The importance of random mitochondrial mutations during disease progression in Barrett's Oesophagus

Key Information

Cancer type: 
Oesophageal
Research Institution: 
Trinity & St James's
Grant Amount: 
€116,400
Start date: 
October 1, 2011
End date: 
September 30, 2014

Scientific Project Abstract

This research project looks at cancer of the oesophagus. The oesophagus, commonly referred to as the food-pipe, is the tube connecting the mouth to the stomach. In the common condition of heartburn, the food-pipe is exposed to acid and bile from the stomach and this can cause changes in the structure/shape of the cells lining the food pipe. This change in cell structure is called Barrett's oesophagus which can over time turn into oesophageal cancer. However, not all patients with Barrett's oesophagus will definitely develop cancer. Currently, all patients that have Barrett's oesophagus are examined on a regular basis (usually annually) by way of endoscopy, which is a camera test. This camera test allows the doctor to look inside the oesophagus, to see if Barrett's oesophagus is still there, and to take biopsies of the lining of the food-pipe in order to make sure there is no cancer present. This research project will look at Barrett's oesophagus patients and find those patients who are most at risk of developing oesophageal cancer. We will be looking for specific changes (or mutations) in mitochondrial DNA taken from Barrett's tissue. The mitochondria are known as the power-houses of the cell, generating energy for our cells. Mitochondrial DNA in our cells is more likely to have mutations, as it is less able to fix itself when injury occurs to cells. Also, because mitochondria are the cells' power-houses they are exposed to a lot of damage from different sources. The changes in this DNA have been linked to cancers, but not to Barrett's oesophagus leading to oesophageal cancer. This project will examine multiple defects in the mitochondria from different stages of this disease with the ultimate aim to select those patients at greatest risk of oesophageal cancer development and ultimately the patients to target for cancer prevention. This could mean, in the future, not all patients with Barrett's oesophagus will need regular camera tests and biopsies, they could simply be screened for the level of defects in the mitochondria using the novel approaches we use in this project.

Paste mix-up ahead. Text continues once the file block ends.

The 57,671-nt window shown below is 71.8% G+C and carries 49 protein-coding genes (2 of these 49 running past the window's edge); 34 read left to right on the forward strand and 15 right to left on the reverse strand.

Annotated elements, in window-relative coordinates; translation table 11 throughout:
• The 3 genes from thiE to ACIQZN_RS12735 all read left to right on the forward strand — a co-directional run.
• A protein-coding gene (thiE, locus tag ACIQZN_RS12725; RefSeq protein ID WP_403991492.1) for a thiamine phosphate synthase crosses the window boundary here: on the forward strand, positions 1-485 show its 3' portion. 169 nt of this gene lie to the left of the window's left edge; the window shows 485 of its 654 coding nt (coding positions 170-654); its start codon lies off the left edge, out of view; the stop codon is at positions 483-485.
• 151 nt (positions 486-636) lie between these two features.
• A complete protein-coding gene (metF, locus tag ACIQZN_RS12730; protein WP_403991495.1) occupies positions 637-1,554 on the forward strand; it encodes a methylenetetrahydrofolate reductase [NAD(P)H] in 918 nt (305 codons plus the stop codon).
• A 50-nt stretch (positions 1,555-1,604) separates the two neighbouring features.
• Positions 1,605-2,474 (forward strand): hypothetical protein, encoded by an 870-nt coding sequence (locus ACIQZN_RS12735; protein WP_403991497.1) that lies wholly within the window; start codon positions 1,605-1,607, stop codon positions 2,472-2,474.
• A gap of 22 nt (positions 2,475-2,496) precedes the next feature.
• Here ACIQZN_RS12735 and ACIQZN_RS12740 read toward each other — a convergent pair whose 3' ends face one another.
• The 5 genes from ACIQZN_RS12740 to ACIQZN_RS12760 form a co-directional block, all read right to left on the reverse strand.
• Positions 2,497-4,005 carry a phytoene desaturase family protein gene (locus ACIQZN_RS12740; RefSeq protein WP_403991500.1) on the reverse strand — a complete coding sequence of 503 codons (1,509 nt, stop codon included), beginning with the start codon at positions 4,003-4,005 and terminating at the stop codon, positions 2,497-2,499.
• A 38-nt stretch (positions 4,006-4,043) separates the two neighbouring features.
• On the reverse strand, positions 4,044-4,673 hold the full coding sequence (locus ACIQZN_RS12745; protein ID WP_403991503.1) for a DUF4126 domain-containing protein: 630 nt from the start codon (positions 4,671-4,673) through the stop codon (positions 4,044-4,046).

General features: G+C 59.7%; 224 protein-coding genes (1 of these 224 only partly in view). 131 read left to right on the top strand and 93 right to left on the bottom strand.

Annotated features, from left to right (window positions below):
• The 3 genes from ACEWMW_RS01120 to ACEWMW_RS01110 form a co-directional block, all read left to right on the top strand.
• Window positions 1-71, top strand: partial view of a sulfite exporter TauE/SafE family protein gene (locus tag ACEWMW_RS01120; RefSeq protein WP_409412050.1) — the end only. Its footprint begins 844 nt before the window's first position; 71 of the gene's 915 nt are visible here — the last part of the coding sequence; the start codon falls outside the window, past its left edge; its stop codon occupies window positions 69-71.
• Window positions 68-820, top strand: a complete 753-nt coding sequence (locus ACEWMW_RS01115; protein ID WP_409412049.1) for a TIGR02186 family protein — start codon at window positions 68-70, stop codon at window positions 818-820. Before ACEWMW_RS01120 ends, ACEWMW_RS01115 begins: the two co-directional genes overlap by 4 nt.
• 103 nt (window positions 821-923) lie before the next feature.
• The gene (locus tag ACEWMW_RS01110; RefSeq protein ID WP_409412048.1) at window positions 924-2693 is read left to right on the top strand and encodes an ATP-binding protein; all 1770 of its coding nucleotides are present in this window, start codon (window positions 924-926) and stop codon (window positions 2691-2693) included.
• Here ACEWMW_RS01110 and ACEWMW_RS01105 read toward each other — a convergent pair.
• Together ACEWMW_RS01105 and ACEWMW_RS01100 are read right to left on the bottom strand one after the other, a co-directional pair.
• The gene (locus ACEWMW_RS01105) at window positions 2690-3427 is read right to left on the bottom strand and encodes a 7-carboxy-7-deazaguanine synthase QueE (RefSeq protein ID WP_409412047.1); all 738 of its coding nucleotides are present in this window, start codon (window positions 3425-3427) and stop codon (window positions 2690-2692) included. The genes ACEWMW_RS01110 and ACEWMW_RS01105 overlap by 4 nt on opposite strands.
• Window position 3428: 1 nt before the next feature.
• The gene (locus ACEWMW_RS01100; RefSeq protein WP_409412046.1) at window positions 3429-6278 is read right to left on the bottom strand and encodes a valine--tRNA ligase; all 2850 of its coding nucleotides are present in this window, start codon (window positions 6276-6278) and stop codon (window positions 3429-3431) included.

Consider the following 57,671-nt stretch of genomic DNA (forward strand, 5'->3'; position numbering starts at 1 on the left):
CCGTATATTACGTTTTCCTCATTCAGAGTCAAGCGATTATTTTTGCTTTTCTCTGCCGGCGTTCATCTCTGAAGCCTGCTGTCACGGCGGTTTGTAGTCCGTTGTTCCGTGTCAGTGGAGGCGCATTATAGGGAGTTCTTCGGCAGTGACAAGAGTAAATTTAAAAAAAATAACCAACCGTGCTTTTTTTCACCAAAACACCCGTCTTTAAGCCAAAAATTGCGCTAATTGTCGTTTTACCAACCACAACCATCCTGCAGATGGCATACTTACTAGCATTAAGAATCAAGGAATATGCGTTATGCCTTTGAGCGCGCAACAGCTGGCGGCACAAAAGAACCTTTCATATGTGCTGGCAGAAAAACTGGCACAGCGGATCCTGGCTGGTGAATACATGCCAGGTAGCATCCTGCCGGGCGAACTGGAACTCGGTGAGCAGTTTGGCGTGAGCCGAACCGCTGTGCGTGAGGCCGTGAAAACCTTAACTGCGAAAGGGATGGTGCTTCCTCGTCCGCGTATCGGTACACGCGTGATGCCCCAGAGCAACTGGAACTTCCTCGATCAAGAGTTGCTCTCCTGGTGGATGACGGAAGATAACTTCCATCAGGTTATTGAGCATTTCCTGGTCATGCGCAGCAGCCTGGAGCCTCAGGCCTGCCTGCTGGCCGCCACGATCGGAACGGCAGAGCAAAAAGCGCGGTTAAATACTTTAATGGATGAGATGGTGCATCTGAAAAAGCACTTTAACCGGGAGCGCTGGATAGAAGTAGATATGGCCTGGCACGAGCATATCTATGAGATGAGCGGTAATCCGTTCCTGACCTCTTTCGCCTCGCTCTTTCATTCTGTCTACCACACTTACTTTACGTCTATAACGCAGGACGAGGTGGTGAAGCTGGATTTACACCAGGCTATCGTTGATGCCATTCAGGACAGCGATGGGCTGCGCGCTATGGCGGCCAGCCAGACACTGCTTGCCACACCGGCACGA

For the non-scientist

One-line description: 
Identifying patients at risk of developing oesophageal cancer through examination of DNA mutations
What this project involves: 

When the oesophagus is exposed to acid and bile from the stomach, a structural change in the cells lining the oesophagus can develop, called Barrett's oesophagus. In some patients, this condition can develop into oesophageal cancer' however there is currently no way of predicting the patients in which this will occur. This project aims to identify Barrett's oesophagus patients which are likely to develop oesophageal cancer through examination of mutations in the mitochondrial DNA of Barrett's tissue.